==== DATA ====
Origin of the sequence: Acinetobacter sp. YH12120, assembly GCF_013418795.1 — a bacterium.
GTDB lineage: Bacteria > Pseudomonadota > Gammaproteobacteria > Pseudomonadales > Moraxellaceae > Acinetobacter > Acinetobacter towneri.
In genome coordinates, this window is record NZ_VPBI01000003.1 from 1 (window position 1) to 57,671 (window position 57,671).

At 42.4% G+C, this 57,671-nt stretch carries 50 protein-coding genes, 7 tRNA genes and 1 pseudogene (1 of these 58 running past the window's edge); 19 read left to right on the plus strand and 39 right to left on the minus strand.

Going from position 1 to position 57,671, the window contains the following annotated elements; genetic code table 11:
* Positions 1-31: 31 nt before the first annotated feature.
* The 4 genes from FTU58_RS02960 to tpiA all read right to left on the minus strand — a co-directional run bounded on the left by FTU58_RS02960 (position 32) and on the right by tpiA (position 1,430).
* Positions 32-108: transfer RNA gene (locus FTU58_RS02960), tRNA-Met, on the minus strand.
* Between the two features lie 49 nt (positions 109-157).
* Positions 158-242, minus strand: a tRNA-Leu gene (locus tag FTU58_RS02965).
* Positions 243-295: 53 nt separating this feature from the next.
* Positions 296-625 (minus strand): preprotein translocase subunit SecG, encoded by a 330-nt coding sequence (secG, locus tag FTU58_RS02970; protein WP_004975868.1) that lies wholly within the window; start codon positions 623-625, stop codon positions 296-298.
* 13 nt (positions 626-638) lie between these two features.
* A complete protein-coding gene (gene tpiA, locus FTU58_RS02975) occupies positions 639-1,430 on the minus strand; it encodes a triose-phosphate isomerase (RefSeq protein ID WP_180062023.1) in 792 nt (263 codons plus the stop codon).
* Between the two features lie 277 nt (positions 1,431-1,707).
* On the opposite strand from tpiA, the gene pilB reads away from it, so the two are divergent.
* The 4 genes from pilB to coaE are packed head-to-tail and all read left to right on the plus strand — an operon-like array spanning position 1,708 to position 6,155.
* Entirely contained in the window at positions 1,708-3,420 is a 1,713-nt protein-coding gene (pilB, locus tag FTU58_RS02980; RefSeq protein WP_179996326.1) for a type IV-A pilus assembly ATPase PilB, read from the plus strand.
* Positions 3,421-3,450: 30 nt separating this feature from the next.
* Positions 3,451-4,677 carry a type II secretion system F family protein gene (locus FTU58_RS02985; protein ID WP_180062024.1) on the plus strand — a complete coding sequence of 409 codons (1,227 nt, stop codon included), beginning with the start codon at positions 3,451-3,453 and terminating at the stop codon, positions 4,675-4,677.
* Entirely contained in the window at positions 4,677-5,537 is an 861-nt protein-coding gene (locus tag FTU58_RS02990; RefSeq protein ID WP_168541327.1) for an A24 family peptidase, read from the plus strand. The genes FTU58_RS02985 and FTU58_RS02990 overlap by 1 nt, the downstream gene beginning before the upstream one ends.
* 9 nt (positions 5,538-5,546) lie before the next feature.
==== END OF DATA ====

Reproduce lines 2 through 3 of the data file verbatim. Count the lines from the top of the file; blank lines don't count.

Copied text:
GTDB lineage: Bacteria > Pseudomonadota > Gammaproteobacteria > Pseudomonadales > Moraxellaceae > Acinetobacter > Acinetobacter towneri.
In genome coordinates, this window is record NZ_VPBI01000003.1 from 1 (window position 1) to 57,671 (window position 57,671).